Crit­ter com­forts

Santa Fe An­i­mal Shel­ter nur­tures em­pa­thy, com­pas­sion in young­sters

Kids Summer - - Inside - Story and Pho­tos by Ben Swan

Jack­son Wether­ill al­ways wanted a bunny for a pet. So when the then-11-year-old spent a few days at the Santa Fe An­i­mal Shel­ter last sum­mer learn­ing first­hand about an­i­mals and an­i­mal care, he was in his el­e­ment.

“He was re­ally pay­ing at­ten­tion,” his mother, Bar­bara, said. “He had so much fun and re­ally learned a lot.”

Crit­ter Camp, a hands-on sum­mer camp in an­i­mal shel­ter­ing, has been a popular pro­gram at the shel­ter for more than five years. Chil­dren are al­ways wel­come at the shel­ter, says Devin White, a for­mer ed­u­ca­tor who now leads the Crit­ter Camps as the shel­ter’s vol­un­teer co­or­di­na­tor. Be­cause chil­dren younger than 12 aren’t el­i­gi­ble to vol­un­teer, and chil­dren ages 12 to 15 who want to vol­un­teer must be ac­com­pa­nied by a par­ent or guardian, Crit­ter Camps are tai­lored for the younger set.

“The chil­dren re­ally love an­i­mals,” White says. “That’s their com­mon el­e­ment. They want to be with an­i­mals or help an­i­mals in some way. The camps help them build on what they might al­ready know.”

In ad­di­tion to learn­ing about an­i­mals through the shel­ter’s var­i­ous pro­grams — such as an­i­mal care, dog walk­ing, cat and dog so­cial­iza­tion — the camps are chock-full of pre­sen­ta­tions by other an­i­mal-wel­fare groups, talks about hu­mane ed­u­ca­tion and in­ter­ac­tive projects.

Mary Martin, the shel­ter’s ex­ec­u­tive direc­tor, says the in­tel­li­gent con­ver­sa­tions chil­dren have about an­i­mal wel­fare of­ten take her by sur­prise. One dis­cus­sion among the campers cen­tered on hu­mane eu­thana­sia and showed that the chil­dren knew the re­al­i­ties of an­i­mal over­pop­u­la­tion and the strug­gles many shel­ters face.

“Th­ese chil­dren are re­mark­able not just for their will­ing­ness to spend their breaks here at the shel­ter, but that they care so much for an­i­mals at such a young age,” Martin says. “Th­ese are bud­ding an­i­mal ad­vo­cates and we are so for­tu­nate to have them at the shel­ter. We all learn some­thing from them.”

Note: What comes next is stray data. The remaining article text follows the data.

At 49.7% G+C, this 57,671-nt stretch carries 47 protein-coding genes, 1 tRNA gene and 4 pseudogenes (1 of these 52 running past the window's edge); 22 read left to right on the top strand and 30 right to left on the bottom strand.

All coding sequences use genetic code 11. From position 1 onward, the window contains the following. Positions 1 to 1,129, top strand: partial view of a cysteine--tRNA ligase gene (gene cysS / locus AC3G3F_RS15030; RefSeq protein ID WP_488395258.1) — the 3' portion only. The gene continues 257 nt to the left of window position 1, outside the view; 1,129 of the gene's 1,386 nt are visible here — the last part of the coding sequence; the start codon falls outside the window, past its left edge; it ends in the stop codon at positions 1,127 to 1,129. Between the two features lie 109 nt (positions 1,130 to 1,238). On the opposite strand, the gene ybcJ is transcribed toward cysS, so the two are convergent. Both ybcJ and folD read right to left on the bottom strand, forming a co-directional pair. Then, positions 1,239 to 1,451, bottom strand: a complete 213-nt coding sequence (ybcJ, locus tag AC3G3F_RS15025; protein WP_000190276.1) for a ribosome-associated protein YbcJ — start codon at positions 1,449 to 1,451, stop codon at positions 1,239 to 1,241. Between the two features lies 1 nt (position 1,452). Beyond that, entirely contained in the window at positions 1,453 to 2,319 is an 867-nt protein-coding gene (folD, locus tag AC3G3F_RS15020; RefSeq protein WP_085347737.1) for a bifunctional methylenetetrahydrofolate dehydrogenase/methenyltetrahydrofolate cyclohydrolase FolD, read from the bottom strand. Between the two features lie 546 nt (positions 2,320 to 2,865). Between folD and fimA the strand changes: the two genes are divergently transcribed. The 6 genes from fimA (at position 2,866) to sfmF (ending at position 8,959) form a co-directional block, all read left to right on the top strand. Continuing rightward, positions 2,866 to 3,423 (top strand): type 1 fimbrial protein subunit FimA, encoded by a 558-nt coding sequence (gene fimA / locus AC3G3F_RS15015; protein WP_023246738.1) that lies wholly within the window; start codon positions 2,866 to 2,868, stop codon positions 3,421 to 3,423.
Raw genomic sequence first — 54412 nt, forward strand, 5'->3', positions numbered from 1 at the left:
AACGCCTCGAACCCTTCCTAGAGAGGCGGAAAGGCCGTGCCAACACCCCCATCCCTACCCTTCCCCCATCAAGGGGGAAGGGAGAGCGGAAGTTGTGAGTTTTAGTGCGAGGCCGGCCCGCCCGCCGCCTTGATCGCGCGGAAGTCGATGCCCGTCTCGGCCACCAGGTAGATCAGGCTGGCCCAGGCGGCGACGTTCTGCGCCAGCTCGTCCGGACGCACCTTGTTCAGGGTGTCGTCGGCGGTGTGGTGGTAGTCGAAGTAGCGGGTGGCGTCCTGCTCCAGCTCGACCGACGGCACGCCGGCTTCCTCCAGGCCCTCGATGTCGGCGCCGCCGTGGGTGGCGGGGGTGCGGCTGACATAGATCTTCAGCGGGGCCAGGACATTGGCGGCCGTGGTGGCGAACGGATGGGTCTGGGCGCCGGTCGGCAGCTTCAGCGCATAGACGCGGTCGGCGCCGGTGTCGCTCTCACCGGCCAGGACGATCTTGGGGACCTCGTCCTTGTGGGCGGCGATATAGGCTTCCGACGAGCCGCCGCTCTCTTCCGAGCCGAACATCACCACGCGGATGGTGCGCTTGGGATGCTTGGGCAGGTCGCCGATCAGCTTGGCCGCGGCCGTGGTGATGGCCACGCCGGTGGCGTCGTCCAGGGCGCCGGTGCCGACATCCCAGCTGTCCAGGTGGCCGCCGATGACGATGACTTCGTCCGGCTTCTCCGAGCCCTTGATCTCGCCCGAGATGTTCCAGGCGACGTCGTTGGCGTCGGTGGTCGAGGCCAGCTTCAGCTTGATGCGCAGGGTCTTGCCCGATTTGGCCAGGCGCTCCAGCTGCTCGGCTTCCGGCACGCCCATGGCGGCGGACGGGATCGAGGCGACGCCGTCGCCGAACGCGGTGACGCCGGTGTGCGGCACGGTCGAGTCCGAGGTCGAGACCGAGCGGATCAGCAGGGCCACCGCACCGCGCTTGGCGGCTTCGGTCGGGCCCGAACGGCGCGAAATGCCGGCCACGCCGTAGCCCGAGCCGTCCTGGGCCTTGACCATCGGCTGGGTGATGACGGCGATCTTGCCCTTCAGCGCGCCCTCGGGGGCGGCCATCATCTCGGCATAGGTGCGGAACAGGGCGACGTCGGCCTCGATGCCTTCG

Iris Klim­czuk-Mas­sion, a long­time shel­ter vol­un­teer and mem­ber of the all-vol­un­teer New Mex­ico House Rab­bit So­ci­ety, says chil­dren are nat­u­rally re­cep­tive to learn­ing about an­i­mal wel­fare when they are young. “It’s a per­fect time to reach kids — when they are still young enough to feel a nat­u­ral con­nec­tion to an­i­mals as living sen­tient be­ings. Campers are al­ways re­spect­ful of the rab­bits dur­ing my pre­sen­ta­tions and of­ten ask thought­ful ques­tions.”

Most chil­dren have had no di­rect ex­pe­ri­ence with house bun­nies, she says, and don’t un­der­stand proper diet or han­dling of the del­i­cate but en­joy­able com­pan­ions. And few re­al­ize that most rab­bits live 10 years or more and re­quire a long-term com­mit­ment, much like a dog or cat.

Klim­czuk-Mas­sion and other rab­bit vol­un­teers of­fer in­ter­ac­tive pre­sen­ta­tions where the chil­dren sit in a cir­cle, knee to knee, with a bunny in the mid­dle.

“By this time in my pre­sen­ta­tion, the kids have heard that rab­bits are prey an­i­mals and that they find loud noises and strange places in­tim­i­dat­ing,” she says. “They also learn that bun­nies pre­fer to keep their feet squarely on the ground and that a bunny should be pet­ted only if it hops over to greet the kids, which it al­ways does.”

At the end of the pre­sen­ta­tion, campers make treat bags filled with nu­tri­tional food and toys for the shel­ter bun­nies. “There’s some­thing very spe­cial about pre­par­ing some­thing the rab­bits will love long af­ter the kids have de­parted,” she says. “I think it makes the kids feel great.”

The chil­dren also ap­pear in videos about their ex­pe­ri­ences and share sto­ries about adopt­able an­i­mals. Th­ese are shown to the par­ents at the end of week­long camps. The par­ents are sur­prised at how much the chil­dren have learned about an­i­mals, White says.

“It’s such a nice ex­pe­ri­ence to see kids un­der­stand some­thing or learn some­thing that they’ve never re­ally thought about,” White says. “To see the par­ents’ re­ac­tion to what the chil­dren learn is just great — and how they share that knowl­edge, like not sim­ply run­ning up to an un­known an­i­mal.”

White says, “Just to be around an­i­mals is so thrilling for them. “The knowl­edge the chil­dren gain from the camps is pow­er­ful and can be help­ful in their fu­ture. An­i­mals re­ally are ev­ery­where. This gives them the right kind of tools.”

For de­tails about the Santa Fe An­i­mal Shel­ter Crit­ter Camp, see the Sum­mer Camp list­ings in this is­sue.

Van­nah Romero-Espinoza is a re­peat Crit­ter Camper. Last sum­mer, she at­tended Ad­vanced Crit­ter Camp, learn­ing how the shel­ter helps home­less an­i­mals find a new home.

Crit­ter Camp pre­sen­ter Amy Frankowski’s bun­nies Joey an Abby demon­strate that rab­bits can be lit­ter-box trained and that most of a rab­bit’s diet should be fresh ti­mothy- or other grass-based hay.

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